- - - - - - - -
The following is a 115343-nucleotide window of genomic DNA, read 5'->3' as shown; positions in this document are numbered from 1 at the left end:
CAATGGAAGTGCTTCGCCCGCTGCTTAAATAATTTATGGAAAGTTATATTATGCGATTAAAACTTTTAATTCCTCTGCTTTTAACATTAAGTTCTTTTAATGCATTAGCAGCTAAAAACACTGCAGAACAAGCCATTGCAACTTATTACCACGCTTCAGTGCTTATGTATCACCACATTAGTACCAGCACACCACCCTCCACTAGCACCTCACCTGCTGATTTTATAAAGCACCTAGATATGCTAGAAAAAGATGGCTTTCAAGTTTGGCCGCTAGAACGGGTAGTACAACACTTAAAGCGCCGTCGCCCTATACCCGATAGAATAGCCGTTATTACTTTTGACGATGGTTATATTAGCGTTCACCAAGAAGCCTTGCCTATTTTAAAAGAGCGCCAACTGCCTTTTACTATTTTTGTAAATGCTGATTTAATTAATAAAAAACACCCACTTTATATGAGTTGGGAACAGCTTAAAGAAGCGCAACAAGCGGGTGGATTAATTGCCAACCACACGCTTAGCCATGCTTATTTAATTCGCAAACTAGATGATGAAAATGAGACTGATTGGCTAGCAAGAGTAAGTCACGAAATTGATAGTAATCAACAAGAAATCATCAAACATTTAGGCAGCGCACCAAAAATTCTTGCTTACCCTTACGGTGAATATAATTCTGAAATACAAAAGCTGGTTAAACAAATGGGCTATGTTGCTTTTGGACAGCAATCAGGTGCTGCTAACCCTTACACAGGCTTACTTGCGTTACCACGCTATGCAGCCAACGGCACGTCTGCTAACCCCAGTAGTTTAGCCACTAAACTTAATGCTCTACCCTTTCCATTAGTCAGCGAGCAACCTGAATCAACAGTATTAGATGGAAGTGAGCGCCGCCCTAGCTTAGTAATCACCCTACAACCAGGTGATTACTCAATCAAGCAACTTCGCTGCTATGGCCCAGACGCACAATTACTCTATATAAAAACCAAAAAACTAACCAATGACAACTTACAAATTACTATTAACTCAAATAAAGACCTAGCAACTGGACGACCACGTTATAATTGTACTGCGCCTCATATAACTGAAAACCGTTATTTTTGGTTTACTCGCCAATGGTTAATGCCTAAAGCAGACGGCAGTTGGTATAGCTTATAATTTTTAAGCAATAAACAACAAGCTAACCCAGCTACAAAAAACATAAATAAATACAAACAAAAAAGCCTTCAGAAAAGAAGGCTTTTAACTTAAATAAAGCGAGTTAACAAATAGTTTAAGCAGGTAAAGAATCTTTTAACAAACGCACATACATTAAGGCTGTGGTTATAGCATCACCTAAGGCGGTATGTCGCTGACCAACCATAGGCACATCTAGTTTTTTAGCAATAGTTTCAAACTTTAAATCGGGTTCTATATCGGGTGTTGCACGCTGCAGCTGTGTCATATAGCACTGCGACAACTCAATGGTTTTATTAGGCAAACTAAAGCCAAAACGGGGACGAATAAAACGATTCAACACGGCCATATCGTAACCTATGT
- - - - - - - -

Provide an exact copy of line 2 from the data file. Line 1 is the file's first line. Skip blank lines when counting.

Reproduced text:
CAATGGAAGTGCTTCGCCCGCTGCTTAAATAATTTATGGAAAGTTATATTATGCGATTAAAACTTTTAATTCCTCTGCTTTTAACATTAAGTTCTTTTAATGCATTAGCAGCTAAAAACACTGCAGAACAAGCCATTGCAACTTATTACCACGCTTCAGTGCTTATGTATCACCACATTAGTACCAGCACACCACCCTCCACTAGCACCTCACCTGCTGATTTTATAAAGCACCTAGATATGCTAGAAAAAGATGGCTTTCAAGTTTGGCCGCTAGAACGGGTAGTACAACACTTAAAGCGCCGTCGCCCTATACCCGATAGAATAGCCGTTATTACTTTTGACGATGGTTATATTAGCGTTCACCAAGAAGCCTTGCCTATTTTAAAAGAGCGCCAACTGCCTTTTACTATTTTTGTAAATGCTGATTTAATTAATAAAAAACACCCACTTTATATGAGTTGGGAACAGCTTAAAGAAGCGCAACAAGCGGGTGGATTAATTGCCAACCACACGCTTAGCCATGCTTATTTAATTCGCAAACTAGATGATGAAAATGAGACTGATTGGCTAGCAAGAGTAAGTCACGAAATTGATAGTAATCAACAAGAAATCATCAAACATTTAGGCAGCGCACCAAAAATTCTTGCTTACCCTTACGGTGAATATAATTCTGAAATACAAAAGCTGGTTAAACAAATGGGCTATGTTGCTTTTGGACAGCAATCAGGTGCTGCTAACCCTTACACAGGCTTACTTGCGTTACCACGCTATGCAGCCAACGGCACGTCTGCTAACCCCAGTAGTTTAGCCACTAAACTTAATGCTCTACCCTTTCCATTAGTCAGCGAGCAACCTGAATCAACAGTATTAGATGGAAGTGAGCGCCGCCCTAGCTTAGTAATCACCCTACAACCAGGTGATTACTCAATCAAGCAACTTCGCTGCTATGGCCCAGACGCACAATTACTCTATATAAAAACCAAAAAACTAACCAATGACAACTTACAAATTACTATTAACTCAAATAAAGACCTAGCAACTGGACGACCACGTTATAATTGTACTGCGCCTCATATAACTGAAAACCGTTATTTTTGGTTTACTCGCCAATGGTTAATGCCTAAAGCAGACGGCAGTTGGTATAGCTTATAATTTTTAAGCAATAAACAACAAGCTAACCCAGCTACAAAAAACATAAATAAATACAAACAAAAAAGCCTTCAGAAAAGAAGGCTTTTAACTTAAATAAAGCGAGTTAACAAATAGTTTAAGCAGGTAAAGAATCTTTTAACAAACGCACATACATTAAGGCTGTGGTTATAGCATCACCTAAGGCGGTATGTCGCTGACCAACCATAGGCACATCTAGTTTTTTAGCAATAGTTTCAAACTTTAAATCGGGTTCTATATCGGGTGTTGCACGCTGCAGCTGTGTCATATAGCACTGCGACAACTCAATGGTTTTATTAGGCAAACTAAAGCCAAAACGGGGACGAATAAAACGATTCAACACGGCCATATCGTAACCTATGT